6. Careful with Dice!

Rolling dice on a hard surface makes a lot of noise and wooden tables are especially loud, noisy enough to wake my son upstairs if I’m not careful. It’s a mistake you only need to make once! It’s also easy to get invested in a dice roll. The roll may be quiet but the resulting exclamation of excitement isn’t. It’s not just dice: the turn of a card, the placing of a train route, the collapse of a Jenga tower, all these things prompt the invested players to cheer or groan – it’s part of what makes board games so much fun. Real-time games are particularly problematic: I’d never try and play Escape: The Curse of the Temple when my son is sleeping!

It’s here that we find some of the more frustrating aspects of playing board games around babies. It’s hard to invite friends over and then ask them to keep it down whilst you play so you don’t wake the baby, to not whoop or cry ‘Noooo!’ when something happens in the game. A game night is a social occasion but you dampen some of the enjoyment by asking people to be quiet.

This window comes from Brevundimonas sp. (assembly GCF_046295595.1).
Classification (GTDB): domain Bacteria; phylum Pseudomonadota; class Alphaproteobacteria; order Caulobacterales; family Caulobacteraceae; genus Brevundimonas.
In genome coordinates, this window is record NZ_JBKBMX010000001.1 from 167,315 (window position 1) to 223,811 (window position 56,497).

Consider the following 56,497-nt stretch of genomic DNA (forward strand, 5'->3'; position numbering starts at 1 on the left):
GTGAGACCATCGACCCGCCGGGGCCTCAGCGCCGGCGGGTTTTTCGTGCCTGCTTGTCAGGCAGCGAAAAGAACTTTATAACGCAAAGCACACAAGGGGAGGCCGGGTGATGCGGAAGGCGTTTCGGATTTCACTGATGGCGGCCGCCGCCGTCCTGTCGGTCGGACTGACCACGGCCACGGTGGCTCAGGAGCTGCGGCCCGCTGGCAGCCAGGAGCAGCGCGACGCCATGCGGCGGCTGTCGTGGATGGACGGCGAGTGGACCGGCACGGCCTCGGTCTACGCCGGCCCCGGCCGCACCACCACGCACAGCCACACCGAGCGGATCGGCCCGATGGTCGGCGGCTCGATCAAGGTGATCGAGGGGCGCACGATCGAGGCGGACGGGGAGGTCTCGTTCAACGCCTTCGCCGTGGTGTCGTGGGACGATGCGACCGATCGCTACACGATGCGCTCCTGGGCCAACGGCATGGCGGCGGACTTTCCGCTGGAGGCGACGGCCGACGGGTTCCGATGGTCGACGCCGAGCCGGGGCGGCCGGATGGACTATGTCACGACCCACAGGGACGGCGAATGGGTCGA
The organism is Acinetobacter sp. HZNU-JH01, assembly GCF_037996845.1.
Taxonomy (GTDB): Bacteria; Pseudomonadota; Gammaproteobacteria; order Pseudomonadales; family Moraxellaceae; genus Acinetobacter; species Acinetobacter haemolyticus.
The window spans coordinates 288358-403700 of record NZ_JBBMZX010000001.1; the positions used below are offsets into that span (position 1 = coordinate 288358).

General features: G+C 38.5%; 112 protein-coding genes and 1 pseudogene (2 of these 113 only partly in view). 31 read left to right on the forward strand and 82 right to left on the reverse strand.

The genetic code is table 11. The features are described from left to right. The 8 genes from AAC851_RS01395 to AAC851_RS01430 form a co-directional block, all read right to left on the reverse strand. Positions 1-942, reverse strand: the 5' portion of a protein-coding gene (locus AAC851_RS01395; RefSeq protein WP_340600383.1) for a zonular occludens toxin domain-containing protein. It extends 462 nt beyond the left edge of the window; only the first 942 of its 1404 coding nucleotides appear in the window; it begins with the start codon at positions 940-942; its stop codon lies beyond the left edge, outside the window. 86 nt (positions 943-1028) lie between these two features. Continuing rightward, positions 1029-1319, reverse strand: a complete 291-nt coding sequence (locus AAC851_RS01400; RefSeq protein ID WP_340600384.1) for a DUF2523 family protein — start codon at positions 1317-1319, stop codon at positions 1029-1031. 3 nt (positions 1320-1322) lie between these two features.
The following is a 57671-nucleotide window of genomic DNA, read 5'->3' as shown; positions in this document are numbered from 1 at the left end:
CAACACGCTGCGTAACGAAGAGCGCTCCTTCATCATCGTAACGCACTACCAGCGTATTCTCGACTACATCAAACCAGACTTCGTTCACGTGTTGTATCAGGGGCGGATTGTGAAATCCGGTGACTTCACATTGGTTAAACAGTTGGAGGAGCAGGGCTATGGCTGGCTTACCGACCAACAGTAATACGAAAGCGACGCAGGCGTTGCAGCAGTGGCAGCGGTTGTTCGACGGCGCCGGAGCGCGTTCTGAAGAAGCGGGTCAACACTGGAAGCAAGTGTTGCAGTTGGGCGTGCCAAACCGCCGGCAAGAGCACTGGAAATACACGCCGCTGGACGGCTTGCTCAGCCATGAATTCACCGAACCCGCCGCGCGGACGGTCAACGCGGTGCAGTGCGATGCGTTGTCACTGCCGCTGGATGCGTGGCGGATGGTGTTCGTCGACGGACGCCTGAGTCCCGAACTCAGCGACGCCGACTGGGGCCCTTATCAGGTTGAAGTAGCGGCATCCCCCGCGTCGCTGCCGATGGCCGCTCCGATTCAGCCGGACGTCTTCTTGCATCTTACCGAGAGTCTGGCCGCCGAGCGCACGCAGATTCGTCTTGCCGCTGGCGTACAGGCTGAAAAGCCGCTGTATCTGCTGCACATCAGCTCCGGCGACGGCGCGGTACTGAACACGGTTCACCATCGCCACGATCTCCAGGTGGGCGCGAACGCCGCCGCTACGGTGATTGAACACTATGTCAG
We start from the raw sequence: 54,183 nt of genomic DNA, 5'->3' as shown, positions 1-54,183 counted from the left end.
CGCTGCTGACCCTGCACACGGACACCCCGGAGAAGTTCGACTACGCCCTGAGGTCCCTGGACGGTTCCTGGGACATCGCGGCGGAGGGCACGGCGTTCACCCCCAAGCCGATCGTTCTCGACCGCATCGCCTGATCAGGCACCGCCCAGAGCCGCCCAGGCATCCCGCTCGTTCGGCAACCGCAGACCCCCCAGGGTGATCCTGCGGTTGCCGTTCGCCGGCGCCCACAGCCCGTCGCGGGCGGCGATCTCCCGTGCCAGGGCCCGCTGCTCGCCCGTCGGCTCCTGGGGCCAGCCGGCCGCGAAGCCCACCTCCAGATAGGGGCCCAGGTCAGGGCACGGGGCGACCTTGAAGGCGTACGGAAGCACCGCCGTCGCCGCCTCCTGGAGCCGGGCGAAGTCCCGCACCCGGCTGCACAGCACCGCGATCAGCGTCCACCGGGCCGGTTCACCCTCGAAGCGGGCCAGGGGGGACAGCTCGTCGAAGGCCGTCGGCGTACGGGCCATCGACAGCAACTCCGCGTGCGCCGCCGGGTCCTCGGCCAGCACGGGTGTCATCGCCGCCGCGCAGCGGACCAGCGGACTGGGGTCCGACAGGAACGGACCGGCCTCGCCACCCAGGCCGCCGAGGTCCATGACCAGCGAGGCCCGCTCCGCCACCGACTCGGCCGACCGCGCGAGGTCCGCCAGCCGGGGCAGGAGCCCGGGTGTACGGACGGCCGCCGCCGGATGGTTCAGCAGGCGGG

Be aware of the games that you want to play at home whilst your baby is sleeping. I haven’t stopped playing dice games but I’m aware of the best times to play them. For noise reduction, dice towers can help but rolling onto fabric is best – setting up a felt-lined dice tray can work wonders. Explain the situation to your friends in advance so that they know what to expect. Close doors and play background music so that sudden noises aren’t as jarring. Choose games that provoke more silent pondering than rowdy arguing. Build whispering into the game itself: the social interrogation of The Resistance can be even more involving when conducted at a clandestine whisper.